After Mr. Finch’s beautiful closing argument on this case, the jury still found Tom guilty. I guess the color of your skin makes you guilty or not guilty. I actually thought that the people of Maycomb could put aside their issues with colored people and give this trial a fair run.
Possibly one of the largest modern massacres of American people, before 9/11, was the mass suicide of the people of Jonestown. Led by their charismatic leader Jim Jones, almost a thousand lives were lost in the making of what could have been a close to a perfect community. Members mindlessly followed Jones and his teachings, hoping to achieve harmony. The Jonestown commune strayed from numerous norms, especially for it being active during the 1970’s.
It has been in the news countless times in the past few years that a young black man, a young black woman, a young black child being murdered by the police or civilians who have not right to shoot people and getting away with it with no trouble. It is easy to claim self defense when there is the widespread notion that black people are dangerous thugs, and that all black people are “racist” toward white people. When white people recount how they defended themselves, such as in the case of Mike Brown being described by his murderer as an evil, aggressive, Hulk Hogan-like demon (Officer Darren Wilson’s Grand Jury Testimony in Ferguson, Mo., Shooting), it is easy to say that yes, they were justified in defending themselves. But black people are not demons, they are not evil, and when someone is half an inch taller than you and, as it is widely accepted, is not attacking you, you have no right to compare him to Hulk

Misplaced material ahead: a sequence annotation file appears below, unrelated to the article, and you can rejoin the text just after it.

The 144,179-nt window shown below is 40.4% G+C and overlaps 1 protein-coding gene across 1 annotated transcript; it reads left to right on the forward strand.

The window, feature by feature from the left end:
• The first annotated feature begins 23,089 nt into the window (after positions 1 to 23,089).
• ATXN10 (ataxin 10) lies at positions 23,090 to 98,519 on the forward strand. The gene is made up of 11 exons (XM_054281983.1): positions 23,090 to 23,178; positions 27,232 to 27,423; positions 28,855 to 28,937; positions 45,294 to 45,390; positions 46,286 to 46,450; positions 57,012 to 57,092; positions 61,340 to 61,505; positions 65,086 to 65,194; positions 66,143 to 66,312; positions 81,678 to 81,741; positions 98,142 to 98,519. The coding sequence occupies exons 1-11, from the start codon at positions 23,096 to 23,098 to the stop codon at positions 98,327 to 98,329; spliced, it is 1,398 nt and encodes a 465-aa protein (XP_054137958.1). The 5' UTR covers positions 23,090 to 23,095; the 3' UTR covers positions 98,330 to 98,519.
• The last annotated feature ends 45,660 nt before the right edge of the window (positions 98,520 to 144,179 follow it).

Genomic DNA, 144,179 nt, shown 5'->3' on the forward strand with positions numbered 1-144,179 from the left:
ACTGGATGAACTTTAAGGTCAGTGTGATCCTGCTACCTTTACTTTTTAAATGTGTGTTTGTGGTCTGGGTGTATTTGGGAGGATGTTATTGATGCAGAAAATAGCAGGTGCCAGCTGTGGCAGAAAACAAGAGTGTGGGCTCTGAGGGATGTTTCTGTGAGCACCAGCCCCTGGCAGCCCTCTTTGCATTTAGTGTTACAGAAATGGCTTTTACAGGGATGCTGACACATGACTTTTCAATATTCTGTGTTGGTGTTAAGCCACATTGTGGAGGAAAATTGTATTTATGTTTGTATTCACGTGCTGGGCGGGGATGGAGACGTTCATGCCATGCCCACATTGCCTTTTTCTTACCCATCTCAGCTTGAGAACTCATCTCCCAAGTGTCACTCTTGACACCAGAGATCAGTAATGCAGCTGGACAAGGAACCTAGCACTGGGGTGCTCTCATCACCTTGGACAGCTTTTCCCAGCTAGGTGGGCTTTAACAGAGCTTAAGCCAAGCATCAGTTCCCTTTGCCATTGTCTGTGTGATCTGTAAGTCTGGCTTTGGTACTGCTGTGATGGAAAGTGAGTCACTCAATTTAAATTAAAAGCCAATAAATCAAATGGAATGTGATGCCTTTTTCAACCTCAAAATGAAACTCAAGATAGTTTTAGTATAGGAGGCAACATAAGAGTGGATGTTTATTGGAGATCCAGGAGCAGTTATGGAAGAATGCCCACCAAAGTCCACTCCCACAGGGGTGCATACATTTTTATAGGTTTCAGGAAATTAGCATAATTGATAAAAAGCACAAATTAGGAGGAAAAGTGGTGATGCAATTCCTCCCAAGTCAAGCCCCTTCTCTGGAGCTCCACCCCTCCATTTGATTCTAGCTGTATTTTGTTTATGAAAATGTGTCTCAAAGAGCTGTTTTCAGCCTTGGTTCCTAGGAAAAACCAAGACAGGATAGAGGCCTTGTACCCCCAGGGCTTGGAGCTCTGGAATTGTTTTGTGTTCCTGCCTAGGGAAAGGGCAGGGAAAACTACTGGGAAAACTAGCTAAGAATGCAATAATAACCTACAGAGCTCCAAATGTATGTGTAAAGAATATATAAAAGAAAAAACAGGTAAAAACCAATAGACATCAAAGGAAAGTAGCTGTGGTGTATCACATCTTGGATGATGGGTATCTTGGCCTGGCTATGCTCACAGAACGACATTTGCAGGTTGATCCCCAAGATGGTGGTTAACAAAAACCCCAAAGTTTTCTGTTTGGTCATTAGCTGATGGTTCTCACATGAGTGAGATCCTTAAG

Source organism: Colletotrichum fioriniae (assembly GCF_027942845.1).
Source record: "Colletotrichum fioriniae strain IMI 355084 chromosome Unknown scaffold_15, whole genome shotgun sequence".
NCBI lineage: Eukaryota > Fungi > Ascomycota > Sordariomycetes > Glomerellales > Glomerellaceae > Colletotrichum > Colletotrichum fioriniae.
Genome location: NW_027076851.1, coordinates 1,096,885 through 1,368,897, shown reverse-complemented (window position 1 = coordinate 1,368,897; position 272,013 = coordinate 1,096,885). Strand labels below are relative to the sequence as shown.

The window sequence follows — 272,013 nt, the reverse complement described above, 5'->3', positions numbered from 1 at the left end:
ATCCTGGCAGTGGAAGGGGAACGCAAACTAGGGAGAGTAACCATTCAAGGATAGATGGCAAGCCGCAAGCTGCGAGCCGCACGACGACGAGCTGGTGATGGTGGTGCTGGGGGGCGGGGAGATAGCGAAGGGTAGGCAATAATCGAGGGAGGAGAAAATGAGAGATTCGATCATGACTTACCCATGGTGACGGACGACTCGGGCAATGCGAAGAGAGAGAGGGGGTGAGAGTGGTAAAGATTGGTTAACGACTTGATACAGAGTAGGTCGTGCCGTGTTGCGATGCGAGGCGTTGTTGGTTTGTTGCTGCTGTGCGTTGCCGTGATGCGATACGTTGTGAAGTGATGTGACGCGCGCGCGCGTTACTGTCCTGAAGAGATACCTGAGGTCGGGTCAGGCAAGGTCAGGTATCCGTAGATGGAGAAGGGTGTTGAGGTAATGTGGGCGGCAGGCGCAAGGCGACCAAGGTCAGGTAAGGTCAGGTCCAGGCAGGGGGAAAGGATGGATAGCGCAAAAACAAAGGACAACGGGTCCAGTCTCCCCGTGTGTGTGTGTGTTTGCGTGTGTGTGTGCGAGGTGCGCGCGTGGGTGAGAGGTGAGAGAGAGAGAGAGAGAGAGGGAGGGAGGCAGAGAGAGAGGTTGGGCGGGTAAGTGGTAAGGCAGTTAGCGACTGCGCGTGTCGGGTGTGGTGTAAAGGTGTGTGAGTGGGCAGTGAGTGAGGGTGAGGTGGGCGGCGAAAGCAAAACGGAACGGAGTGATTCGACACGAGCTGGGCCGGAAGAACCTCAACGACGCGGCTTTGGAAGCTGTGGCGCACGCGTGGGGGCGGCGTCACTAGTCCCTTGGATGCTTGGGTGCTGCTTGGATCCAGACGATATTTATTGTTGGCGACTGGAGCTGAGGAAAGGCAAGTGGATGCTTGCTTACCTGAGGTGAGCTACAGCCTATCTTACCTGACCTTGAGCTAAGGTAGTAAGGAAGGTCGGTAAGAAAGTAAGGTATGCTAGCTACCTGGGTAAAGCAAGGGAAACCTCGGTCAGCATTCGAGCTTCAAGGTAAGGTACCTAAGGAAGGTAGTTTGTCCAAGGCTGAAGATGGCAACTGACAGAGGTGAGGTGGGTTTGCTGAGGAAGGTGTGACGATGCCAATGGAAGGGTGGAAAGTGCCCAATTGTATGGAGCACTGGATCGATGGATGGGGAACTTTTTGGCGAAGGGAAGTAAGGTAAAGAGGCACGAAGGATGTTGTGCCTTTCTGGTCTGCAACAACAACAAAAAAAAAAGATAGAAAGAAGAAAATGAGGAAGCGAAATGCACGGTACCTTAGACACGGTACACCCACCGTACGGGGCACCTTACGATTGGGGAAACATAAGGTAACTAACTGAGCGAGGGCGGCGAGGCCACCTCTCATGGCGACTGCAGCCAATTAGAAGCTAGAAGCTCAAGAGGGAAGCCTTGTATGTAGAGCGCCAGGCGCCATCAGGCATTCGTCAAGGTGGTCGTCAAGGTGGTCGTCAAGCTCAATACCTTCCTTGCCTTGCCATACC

Plessy vs Ferguson is a similar topic of the book To Kill A Mockingbird. In both cases there was a bunch of segregation. Both people were found guilty because everyone on the jury was racist. Plessy and Ferguson was involved in this case. Plessy sat in the all white railroad cars instead of the all black railroad cars.
It isn’t right to be accused of loving someone. It is unfair and unjust. To further explain, we live in a world where we are free to love whomever we want. In this case the story of the Loving’s, Mildred and Richard. They’re ten year struggle to prove that interracial marriage isn’t wrong was the first step that teaches us how love is not a matter of court but of heart.
Historical Influences on the Novel To Kill a Mockingbird To Kill a Mockingbird takes place in the 1930s during the Great Depression. This was a dark and hopeless time for all who lived in the United States of America. Many real-life events were the foundation for Harper Lee when writing her novel. The Jim Crow Laws, mob mentality, and the Scottsboro trials are all linked to events that occurred in the novel.
Another issue that the American prison systems were facing was their constant practice of locking away mentally ill individuals to very long prison sentences that only seriously worsened their conditions, and even made their chances of overcoming mental illness, nearly impossible. Even medications that were prescribed to these individuals made them suffer serious and sometimes even worse, side effects. Although some states banned the high rates of mentally ill individuals to prisons, this only meant they were more targeted and thrown in jail for petty offenses by police. Many prisons do not have the resources, nor the skills needed to adequately and appropriately care for the mentally ill, therefore many of them suffer and even die from this